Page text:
Friday Free-for-all!

Ho-ho-ho. It’s that time of the week again, lets do our end of the week news round up and see who’s been naughty and nice. Here are a few links to kick off the Holiday chatter:

TD forecasting housing ‘correction’
Microloft probably too small for Santa
Everybody wants out of Trump Towers
Victoria safe from bubble as prices drop
Canadas housing boom in lucky 13th year
Consumer confidence needs to do some last minute shopping
BC economy not too hot, not too cold
Real Estate speculators in ‘China’s Hawaii’ get coal in stocking

So what are you seeing out there? Post your news links, thoughts and anecdotes here and have an excellent Christmas weekend!

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CMHC builds mansions in China


please tighten the rule, domus does not like the wait any more.


It won't happen, these guys want re-election before anything else.

They might tighten slightly either the downpayment requirement or the length.

I think they won't do either of them, they know what would happen just as well as we do.


Hi domus,

It's a basic/safe prediction of what is to come in a few months – consider this an 'advance copy' of the news to come!

It's been painted into the tape for weeks.


@RippedtoShit: "Mortgage rules to revert back to 25% down/25 year maximum amortizations as of May 1st@"

I will believe it when I see it. Can you give more details? I do not think the government has the guts to push through such a change, it would result in an instantaneous drop in prices of well over 20% (and that's a conservative estimate).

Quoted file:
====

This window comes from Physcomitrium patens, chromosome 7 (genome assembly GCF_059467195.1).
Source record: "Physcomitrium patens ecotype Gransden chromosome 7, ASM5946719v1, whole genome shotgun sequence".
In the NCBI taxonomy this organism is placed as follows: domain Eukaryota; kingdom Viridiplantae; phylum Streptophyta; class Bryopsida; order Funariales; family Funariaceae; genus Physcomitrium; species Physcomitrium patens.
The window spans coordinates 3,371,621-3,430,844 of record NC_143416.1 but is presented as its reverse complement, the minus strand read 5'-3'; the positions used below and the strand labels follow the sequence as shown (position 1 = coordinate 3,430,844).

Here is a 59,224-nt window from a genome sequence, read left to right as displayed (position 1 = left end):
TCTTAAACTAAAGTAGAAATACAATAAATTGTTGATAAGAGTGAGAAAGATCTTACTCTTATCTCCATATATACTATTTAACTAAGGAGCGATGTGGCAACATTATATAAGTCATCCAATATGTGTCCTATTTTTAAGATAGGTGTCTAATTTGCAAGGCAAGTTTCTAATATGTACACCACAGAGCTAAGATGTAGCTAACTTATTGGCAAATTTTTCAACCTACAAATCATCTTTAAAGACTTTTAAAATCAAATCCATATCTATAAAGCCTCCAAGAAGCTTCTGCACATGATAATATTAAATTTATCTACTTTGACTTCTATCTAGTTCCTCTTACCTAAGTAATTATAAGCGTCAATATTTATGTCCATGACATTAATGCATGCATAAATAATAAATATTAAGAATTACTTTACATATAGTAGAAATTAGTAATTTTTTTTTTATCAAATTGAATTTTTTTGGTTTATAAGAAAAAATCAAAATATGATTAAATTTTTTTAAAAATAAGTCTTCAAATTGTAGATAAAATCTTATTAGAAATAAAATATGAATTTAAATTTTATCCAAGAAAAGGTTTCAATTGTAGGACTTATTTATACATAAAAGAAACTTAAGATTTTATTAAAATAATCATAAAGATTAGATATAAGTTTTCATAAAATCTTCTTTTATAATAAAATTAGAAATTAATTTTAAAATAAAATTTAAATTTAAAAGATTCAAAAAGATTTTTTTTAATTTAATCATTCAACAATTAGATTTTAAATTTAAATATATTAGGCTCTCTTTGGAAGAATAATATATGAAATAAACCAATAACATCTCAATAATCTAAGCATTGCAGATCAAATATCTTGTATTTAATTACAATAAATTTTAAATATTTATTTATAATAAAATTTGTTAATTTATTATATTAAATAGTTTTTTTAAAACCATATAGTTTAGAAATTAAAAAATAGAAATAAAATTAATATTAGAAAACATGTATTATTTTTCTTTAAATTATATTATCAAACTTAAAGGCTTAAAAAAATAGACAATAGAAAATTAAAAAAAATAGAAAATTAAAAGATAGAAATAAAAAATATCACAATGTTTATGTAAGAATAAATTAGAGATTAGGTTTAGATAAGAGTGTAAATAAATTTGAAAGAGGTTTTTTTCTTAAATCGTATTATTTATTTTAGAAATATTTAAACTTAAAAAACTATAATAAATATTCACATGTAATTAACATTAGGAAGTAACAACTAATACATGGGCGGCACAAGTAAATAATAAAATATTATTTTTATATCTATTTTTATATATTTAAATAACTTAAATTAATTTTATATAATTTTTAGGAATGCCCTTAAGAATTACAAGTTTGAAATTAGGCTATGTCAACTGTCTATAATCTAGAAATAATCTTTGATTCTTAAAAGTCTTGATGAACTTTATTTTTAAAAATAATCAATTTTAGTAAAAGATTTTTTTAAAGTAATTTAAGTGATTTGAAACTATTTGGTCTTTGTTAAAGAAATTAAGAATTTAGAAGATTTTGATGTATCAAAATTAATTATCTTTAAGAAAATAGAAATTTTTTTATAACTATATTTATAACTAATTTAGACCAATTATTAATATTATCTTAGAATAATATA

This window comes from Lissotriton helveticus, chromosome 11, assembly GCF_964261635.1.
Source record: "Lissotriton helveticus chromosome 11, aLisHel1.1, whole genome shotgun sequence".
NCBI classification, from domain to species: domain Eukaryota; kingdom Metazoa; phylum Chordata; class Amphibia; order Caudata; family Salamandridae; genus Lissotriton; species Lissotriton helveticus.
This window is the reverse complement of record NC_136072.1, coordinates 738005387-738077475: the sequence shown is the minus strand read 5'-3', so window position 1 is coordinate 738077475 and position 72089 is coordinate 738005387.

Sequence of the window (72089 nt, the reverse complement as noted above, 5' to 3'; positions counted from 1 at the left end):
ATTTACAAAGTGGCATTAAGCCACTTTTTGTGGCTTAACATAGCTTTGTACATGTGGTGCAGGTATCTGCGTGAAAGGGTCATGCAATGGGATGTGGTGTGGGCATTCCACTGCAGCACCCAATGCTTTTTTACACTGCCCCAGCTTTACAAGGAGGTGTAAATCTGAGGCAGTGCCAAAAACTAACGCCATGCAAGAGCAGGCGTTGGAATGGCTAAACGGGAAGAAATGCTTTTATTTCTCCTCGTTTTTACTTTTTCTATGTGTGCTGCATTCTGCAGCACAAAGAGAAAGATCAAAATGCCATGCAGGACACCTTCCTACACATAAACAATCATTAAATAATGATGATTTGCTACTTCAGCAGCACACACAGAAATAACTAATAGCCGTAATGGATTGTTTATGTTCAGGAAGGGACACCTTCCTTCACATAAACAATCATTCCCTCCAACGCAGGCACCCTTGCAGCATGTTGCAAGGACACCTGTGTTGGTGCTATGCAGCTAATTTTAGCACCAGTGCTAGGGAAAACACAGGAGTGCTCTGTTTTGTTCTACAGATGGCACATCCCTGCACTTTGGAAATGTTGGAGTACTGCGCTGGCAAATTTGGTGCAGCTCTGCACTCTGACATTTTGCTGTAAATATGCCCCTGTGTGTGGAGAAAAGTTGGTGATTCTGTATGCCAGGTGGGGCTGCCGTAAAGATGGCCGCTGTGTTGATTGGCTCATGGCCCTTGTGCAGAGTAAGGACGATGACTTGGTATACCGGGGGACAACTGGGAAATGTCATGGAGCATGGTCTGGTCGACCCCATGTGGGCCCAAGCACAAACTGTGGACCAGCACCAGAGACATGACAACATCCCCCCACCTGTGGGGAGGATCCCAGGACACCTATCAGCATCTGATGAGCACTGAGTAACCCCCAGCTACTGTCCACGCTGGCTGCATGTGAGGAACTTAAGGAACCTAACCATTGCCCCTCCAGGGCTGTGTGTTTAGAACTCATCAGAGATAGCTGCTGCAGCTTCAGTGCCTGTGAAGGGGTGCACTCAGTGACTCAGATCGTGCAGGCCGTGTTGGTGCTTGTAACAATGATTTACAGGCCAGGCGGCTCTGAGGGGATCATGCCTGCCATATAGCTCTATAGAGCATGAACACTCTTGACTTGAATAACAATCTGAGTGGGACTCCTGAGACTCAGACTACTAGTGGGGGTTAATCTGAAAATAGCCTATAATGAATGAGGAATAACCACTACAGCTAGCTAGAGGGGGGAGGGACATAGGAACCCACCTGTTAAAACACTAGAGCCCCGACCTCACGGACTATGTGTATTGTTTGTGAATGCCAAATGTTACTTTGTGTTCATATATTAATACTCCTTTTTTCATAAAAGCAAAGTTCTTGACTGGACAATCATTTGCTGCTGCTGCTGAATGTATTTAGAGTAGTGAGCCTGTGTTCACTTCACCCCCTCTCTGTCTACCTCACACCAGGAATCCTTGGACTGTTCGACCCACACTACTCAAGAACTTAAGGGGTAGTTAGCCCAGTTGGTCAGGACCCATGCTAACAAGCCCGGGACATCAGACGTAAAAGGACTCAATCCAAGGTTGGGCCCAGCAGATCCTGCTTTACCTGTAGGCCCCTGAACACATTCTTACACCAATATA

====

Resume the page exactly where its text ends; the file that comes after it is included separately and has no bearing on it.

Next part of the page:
Would like to know more if you have links.


This reads like a suspense thriller!


Vancouver Sun:

Mortgage rules to revert back to 25% down/25 year maximum amortizations as of May 1st@



 Perhaps this is what you're referring to? 🙂


@ReadyToPop: My God talk about a merry dance around an issue. This really smacks of "everybody in the know, knows, but none will talk about it".

Bailing in BC

Merry Christmas to you and yours

I love you argumentative bastards.



There are many private employment insurance companies in the UK. It usually comes with long-term disability/sickness cover.


The recently released IMF report is here, and yes, Vancouver is mentioned.


A transcript of a recent conference call that may be of importance to VCI readers here.

Merry Christmas…..RTP


Strengthening oversight of the [CMHC] will be particularly important,” given Canada’s record levels of household debt and evidence that some cities are experiencing house-price bubbles, the IMF's executive board said in a separate statement.

@Default Name

RE: IMF calls for review of CMHC risk management

Great scoop….looks like the IMF is actually using the word "bubble" to describe some cities? Hmm, I wonder which cities those would be…. 🙂


@DEFAULT NAME: ….She replied, honey, things are never coming down. Oh yes, I said, yes they will. ….

Hard to make points with someone in a 'profession' with a minimum grade 4 education requirement.


@DEFAULT NAME: IMF calls for review of CMHC risk management…..le2281470/

Does underwear get stained when a fart pops? There will be lots of folks rinsing their underwear as Vancouver pops.


your long time realtor friend is pond scum, reality will knock her on her fat ass.



@fixie guy: "long past the point most other nations stopped."

I am not sure there were any nations that "stopped" voluntarily. They stopped because the credit bubble ran its course and credit dried up. Kind of like why Europe is now looking at austerity. Not because of great leadership but because the well has run dry.


this person never moved to ottawa; he was pretending moving only! LoL!